On April 22, 2014, an administrative law judge for the National Labor Relations Board (“NLRB”) held that certain provisions of the Kroger Co. of Michigan’s online communication policy was unlawfully broad because specific provisions of the policy could reasonably be interpreted as infringing upon employees rights under the National Labor Relations Act. Specifically, the decision held that the provisions at issue could be interpreted as unlawful limitations on employees’ rights under Section 7 of the Act to “self-organization, to form, join, or assist labor organizations, to bargain collectively through representatives of their own choosing, and to engage in other concerted activities for the purpose of collective bargaining or other mutual aid or protection, and shall also have the right to refrain from any or all of such activities.”
The four specific policy provisions that were of concern to the Board in this decision follow:
- If you identify yourself as an associate of the Company and publish any work-related information online, you must use this disclaimer: “The postings on this site are my own and do not necessarily represent the postings, strategies or opinions of The Kroger Co. family of stores.”
- You must comply with copyright, fair use and financial disclosure laws, and you must not use without permission or compromise in any way the Company’s intellectual property assets (like copyrights, trademarks, patents or trade secrets –including, for example, Kroger or banner logos, or trade names of products, or non-public information about the Company’s business processes, customers or vendors).
- Confidential and proprietary information should not be discussed in any public forum unless it has been publicly reported by the Company. Confidential and proprietary information includes but is not limited to: financial results, new store designs, current or future merchandising initiatives, and planned technology uses or applications. Do not comment on rumors, speculation or personnel matters.
- When online, do not engage in behavior that would be inappropriate at work—including, but not limited to, disparagement of the Company’s (or competitors’) products, services, executive leadership, employees, strategy and business prospects.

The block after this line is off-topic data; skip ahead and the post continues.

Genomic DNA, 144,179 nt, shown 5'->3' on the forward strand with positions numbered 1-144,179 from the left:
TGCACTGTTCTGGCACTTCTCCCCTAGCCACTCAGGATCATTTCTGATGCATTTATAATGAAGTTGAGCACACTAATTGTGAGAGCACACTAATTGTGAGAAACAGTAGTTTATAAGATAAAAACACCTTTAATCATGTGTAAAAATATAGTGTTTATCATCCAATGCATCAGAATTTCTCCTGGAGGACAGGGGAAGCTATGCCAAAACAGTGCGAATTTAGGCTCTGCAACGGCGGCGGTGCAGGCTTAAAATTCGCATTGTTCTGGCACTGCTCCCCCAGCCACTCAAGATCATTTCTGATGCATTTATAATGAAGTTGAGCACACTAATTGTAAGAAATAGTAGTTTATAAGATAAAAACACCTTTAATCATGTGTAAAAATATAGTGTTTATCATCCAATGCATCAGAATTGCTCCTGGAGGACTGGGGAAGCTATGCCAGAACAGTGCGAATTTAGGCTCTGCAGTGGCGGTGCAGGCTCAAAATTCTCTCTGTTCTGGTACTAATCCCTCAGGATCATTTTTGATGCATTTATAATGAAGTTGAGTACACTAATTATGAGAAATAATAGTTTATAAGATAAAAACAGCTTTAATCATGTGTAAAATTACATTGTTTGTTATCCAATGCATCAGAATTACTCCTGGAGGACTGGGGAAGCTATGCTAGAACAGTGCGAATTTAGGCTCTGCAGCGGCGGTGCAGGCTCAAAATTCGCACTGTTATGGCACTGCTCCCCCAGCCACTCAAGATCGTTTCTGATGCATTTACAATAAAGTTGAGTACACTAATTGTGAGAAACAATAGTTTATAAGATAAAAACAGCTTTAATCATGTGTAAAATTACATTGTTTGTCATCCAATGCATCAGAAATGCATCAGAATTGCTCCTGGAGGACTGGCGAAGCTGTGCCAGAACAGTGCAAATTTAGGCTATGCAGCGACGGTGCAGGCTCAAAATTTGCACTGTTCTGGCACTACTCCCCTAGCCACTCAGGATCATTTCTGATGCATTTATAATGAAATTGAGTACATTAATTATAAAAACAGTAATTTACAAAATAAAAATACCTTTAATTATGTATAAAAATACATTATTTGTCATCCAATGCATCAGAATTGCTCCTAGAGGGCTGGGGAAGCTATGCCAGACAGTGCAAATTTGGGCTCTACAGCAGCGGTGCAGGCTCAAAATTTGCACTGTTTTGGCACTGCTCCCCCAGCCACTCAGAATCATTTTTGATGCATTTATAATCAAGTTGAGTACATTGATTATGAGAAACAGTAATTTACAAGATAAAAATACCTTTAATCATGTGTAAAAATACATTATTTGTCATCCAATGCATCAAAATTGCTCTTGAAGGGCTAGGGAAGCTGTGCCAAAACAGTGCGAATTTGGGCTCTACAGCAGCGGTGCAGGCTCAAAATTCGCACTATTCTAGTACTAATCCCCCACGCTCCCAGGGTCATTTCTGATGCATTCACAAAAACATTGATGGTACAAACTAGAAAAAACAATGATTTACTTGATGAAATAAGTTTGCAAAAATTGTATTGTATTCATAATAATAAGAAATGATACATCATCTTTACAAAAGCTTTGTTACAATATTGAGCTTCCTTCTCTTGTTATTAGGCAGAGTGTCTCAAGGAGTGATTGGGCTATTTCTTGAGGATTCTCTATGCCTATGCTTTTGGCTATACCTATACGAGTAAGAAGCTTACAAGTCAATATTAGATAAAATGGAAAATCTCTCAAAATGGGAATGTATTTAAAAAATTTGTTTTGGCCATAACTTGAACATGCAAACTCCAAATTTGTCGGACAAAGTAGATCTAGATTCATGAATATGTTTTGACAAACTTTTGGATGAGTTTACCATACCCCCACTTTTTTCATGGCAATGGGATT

In each instance, the Board concluded that the provisions were unlawfully broad, in that a broad application of these restrictions would, in the Board’s view, necessarily implicate an employee’s legitimate Section 7 activity. For example, the Board found unlawful the following sentence included in these policies: “Do not comment on rumors, speculation or personnel matters.” The Board’s reasoning for finding this statement unlawful was that a “rule prohibiting employees from commenting on “personnel matters” strikes at the heart of Section 7 activity,” in that this rule could arguably lead employees to believe that they were prohibited from discussing conditions of employment and wages with union representatives, a right protected by Section 7.
The important learning for employers from this decision is that they must be cautious in the language used in Social Media policies to insure that they do not potentially reach activity protected by the National Labor Relations Act. In drafting these policies, prudent employers should adhere closely to the language provided in the Board’s Social Media Policy Guidance Memoranda, keeping in mind that the Board has made it clear that it will interpret even the language contained in the sample policies in its own Memoranda very narrowly.
With the dramatic increase in the use of social media in the workplace and by employees outside the workplace, it is important that employers have policies in place that both protect their interests and can withstand Board scrutiny. Additionally, as the law in this area is rapidly changing, employers must constantly review their social media policies to insure that they are consistent with the current state of the law.